Spinecare Topics

  • By: ISA Content Team
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Diet and Weight Management

Excess body weight and increased body fat increases the risk for acquiring numerous health problems and chronic diseases. Obesity also contributes to mechanical pain syndromes involving the spine and large weight-bearing joints.  It may contribute to accelerating the degenerative process affecting the intervertebral discs and facet joints of the low back.  A protuberant abdomen shifts the center of gravity forward adding additional stress on the intervertebral discs and intervertebral joints (facet joints) of the lower back.  Obesity also contributes to less activity that promotes osteoporosis, impaired circulation and muscle weakness all of which are detrimental to spine health.  Accelerated osteoarthritis afflicting large weight-bearing joints and the joints of the low back is common in overweight individuals.  Successful diet and weight management requires a combination of approaches including increasing the level of physical activity, reducing caloric intake and consuming foods with high nutrient value.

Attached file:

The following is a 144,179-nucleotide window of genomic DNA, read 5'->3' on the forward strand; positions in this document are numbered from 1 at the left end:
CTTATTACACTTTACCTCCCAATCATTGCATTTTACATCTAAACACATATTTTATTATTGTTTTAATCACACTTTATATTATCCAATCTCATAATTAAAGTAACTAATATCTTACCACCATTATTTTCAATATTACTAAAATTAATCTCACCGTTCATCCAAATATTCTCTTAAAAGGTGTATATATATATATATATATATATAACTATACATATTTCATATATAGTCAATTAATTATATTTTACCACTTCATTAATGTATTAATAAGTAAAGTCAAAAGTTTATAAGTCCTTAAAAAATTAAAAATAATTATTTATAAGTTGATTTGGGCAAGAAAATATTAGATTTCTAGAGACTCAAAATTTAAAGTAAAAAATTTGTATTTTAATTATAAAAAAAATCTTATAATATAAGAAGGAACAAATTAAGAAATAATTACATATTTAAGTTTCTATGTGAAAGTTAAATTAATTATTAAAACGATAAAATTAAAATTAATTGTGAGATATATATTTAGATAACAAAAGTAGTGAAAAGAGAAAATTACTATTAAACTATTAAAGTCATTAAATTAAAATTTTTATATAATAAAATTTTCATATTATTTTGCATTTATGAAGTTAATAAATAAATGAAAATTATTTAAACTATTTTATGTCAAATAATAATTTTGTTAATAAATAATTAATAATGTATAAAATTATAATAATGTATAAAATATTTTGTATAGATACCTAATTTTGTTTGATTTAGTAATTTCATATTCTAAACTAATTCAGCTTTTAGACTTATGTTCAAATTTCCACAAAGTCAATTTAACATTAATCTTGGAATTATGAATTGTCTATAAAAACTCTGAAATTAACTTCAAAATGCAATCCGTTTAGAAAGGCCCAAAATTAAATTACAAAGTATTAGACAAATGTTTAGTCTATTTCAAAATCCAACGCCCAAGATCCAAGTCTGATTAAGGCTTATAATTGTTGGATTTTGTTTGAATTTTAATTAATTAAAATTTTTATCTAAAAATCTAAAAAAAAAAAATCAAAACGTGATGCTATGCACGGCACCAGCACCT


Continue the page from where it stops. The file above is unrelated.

This involves dietary counseling, nutritional supplementation, exercise therapy, exercise recommendations and behavioral counseling.  In some cases referral to a medical specialist in the field of bariatrics or endocrinology may be required.

Educational Partners

To learn more about your spine. spinehealth, and available spinecare go to the International Spine Assocition (ISA) at www.spineinformation.org. The primary mission of the ISA is to improve spinehealth and spinecare through education. The ISA is committed to disseminating need-to-know information throught the World Wide Web in numerous languages covering many topics related to the spine, including information about spine disorders, spine heath, advances in technology and available spinecare

All health information posted on the site is based on the latest research and national treatment standards, and have been written or reviewed and appoved by the American Acedemy of Spine Physicians and/or International Spine Association physicians or health professionals unless otherwise specified.

The information provided on this site is designed to support. not replace,
the relationship that exists between patient/site visitor and his/her physician.